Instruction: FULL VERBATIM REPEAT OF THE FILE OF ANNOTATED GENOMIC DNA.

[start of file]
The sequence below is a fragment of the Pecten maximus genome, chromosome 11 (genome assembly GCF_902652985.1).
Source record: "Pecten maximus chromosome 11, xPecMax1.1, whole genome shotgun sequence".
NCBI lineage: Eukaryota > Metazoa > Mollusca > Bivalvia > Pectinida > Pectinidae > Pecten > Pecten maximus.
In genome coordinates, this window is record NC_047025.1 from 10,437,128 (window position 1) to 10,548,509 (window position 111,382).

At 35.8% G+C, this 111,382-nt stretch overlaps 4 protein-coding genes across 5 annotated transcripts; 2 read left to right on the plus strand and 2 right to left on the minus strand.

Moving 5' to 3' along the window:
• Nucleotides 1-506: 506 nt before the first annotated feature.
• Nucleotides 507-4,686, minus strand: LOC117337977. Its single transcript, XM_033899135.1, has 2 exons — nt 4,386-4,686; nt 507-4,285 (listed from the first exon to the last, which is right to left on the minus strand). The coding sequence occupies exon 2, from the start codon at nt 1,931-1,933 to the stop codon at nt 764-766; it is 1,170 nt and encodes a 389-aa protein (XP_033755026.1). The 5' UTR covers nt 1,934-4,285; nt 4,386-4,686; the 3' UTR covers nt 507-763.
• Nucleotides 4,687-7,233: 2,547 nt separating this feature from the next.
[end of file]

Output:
The sequence below is a fragment of the Pecten maximus genome, chromosome 11 (genome assembly GCF_902652985.1).
Source record: "Pecten maximus chromosome 11, xPecMax1.1, whole genome shotgun sequence".
NCBI lineage: Eukaryota > Metazoa > Mollusca > Bivalvia > Pectinida > Pectinidae > Pecten > Pecten maximus.
In genome coordinates, this window is record NC_047025.1 from 10,437,128 (window position 1) to 10,548,509 (window position 111,382).

At 35.8% G+C, this 111,382-nt stretch overlaps 4 protein-coding genes across 5 annotated transcripts; 2 read left to right on the plus strand and 2 right to left on the minus strand.

Moving 5' to 3' along the window:
• Nucleotides 1-506: 506 nt before the first annotated feature.
• Nucleotides 507-4,686, minus strand: LOC117337977. Its single transcript, XM_033899135.1, has 2 exons — nt 4,386-4,686; nt 507-4,285 (listed from the first exon to the last, which is right to left on the minus strand). The coding sequence occupies exon 2, from the start codon at nt 1,931-1,933 to the stop codon at nt 764-766; it is 1,170 nt and encodes a 389-aa protein (XP_033755026.1). The 5' UTR covers nt 1,934-4,285; nt 4,386-4,686; the 3' UTR covers nt 507-763.
• Nucleotides 4,687-7,233: 2,547 nt separating this feature from the next.